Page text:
Quick Hits
Daily brief research updates from the cognitive sciences

S​ome people criticise arts education, thinking that it is more play and has no clear life function. Normally a certain type of conservative. This is short minded; we know that arts can contribute to many cognitive functions and development of many skills. However, this piece of research adds another piece of solid evidence to the benefits of arts.

This study by Jessica Bone et al. of University College London used data from 25’000 teenagers in the USA and matched this to data on anti-social and criminal behaviour. They found that those who engaged in arts (using a broad definition of cultural and social activities), had higher self-control, viewed antisocial behaviour more negatively, and were much less likely to engage in criminal activity.

The obvious caveat of this study is that it is correlational and so they cannot show whether this causes lower anti-social behaviour or is it that those with better behaviour are more likely to engage in these activities. From what I know it is likely a mix of the both.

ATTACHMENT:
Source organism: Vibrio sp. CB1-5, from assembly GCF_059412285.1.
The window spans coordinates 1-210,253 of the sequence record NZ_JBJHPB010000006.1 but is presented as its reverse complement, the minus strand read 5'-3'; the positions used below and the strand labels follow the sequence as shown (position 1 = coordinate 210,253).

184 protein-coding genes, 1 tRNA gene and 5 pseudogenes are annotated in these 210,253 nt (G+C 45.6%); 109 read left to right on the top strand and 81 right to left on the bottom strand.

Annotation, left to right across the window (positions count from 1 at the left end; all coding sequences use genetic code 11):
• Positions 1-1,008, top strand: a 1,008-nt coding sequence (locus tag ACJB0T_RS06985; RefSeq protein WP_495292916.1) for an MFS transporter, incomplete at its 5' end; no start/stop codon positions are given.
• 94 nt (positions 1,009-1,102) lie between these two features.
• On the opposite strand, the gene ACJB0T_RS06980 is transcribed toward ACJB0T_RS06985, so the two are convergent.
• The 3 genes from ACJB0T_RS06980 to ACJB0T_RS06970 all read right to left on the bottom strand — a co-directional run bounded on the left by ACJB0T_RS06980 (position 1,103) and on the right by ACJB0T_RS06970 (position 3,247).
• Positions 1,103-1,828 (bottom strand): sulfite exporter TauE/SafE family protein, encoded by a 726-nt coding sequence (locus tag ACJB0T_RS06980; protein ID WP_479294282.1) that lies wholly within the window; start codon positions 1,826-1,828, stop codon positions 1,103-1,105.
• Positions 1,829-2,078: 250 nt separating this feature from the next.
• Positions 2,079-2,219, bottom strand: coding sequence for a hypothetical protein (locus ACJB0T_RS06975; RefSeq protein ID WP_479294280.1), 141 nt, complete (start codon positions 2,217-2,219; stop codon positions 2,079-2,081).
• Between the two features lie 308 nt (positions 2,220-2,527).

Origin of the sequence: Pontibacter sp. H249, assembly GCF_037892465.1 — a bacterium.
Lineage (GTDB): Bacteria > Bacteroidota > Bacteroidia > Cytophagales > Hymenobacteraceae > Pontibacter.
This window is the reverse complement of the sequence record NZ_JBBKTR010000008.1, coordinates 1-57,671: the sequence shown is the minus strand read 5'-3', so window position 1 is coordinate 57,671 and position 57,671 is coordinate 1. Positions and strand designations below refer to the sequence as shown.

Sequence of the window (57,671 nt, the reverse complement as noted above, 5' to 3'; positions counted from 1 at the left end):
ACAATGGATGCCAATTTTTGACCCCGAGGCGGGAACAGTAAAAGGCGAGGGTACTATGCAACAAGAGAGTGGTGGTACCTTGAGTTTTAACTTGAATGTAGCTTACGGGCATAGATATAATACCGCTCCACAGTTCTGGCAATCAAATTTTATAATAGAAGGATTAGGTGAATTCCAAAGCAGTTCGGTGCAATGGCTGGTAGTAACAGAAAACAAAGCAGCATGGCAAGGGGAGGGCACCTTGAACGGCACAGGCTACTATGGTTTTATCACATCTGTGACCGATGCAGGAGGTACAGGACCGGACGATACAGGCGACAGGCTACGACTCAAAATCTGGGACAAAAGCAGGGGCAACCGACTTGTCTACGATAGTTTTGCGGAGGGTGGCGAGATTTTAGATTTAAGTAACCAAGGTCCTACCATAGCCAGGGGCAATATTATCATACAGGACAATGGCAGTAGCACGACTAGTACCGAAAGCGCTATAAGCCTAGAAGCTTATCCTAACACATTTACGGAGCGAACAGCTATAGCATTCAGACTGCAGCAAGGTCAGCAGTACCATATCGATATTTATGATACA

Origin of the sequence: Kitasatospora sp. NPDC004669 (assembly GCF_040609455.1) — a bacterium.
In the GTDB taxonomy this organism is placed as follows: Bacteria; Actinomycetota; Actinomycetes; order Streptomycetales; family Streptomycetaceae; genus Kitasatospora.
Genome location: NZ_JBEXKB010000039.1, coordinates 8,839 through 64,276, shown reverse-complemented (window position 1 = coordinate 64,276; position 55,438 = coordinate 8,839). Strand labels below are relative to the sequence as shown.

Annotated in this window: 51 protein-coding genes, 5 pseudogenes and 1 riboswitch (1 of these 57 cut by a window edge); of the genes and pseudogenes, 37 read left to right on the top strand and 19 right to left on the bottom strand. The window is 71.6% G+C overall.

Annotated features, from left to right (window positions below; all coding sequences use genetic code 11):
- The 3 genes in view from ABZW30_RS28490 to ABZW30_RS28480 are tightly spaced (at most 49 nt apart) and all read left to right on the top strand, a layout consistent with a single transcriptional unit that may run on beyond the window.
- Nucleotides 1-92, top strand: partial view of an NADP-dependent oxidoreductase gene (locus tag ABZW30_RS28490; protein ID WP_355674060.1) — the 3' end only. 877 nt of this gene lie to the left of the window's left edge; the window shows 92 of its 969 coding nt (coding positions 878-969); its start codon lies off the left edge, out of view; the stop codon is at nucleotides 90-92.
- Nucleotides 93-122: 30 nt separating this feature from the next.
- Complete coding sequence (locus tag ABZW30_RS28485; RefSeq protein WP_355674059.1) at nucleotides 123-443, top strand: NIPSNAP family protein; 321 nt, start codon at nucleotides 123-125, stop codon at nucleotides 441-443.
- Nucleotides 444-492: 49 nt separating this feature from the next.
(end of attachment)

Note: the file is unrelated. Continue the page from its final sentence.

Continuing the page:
Andy Habermacher

Andy Habermacher

Andy is author of leading brains Review, Neuroleadership, and multiple other books. He has been intensively involved in writing and research into neuroleadership and is considered one of Europe’s leading experts. He is also a well-known public speaker speaking on the brain and human behaviour.

Andy is also a masters athlete (middle distance running) and competes regularly at international competitions (and holds a few national records in his age category).

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Reference

Jessica K. Bone, Feifei Bu, Meg E. Fluharty, Elise Paul, Jill K. Sonke, Daisy Fancourt.
Arts and Cultural Engagement, Reportedly Antisocial or Criminalized Behaviors, and Potential Mediators in Two Longitudinal Cohorts of Adolescents.
Journal of Youth and Adolescence, 2022
DOI: 10.1007/s10964-022-01591-8

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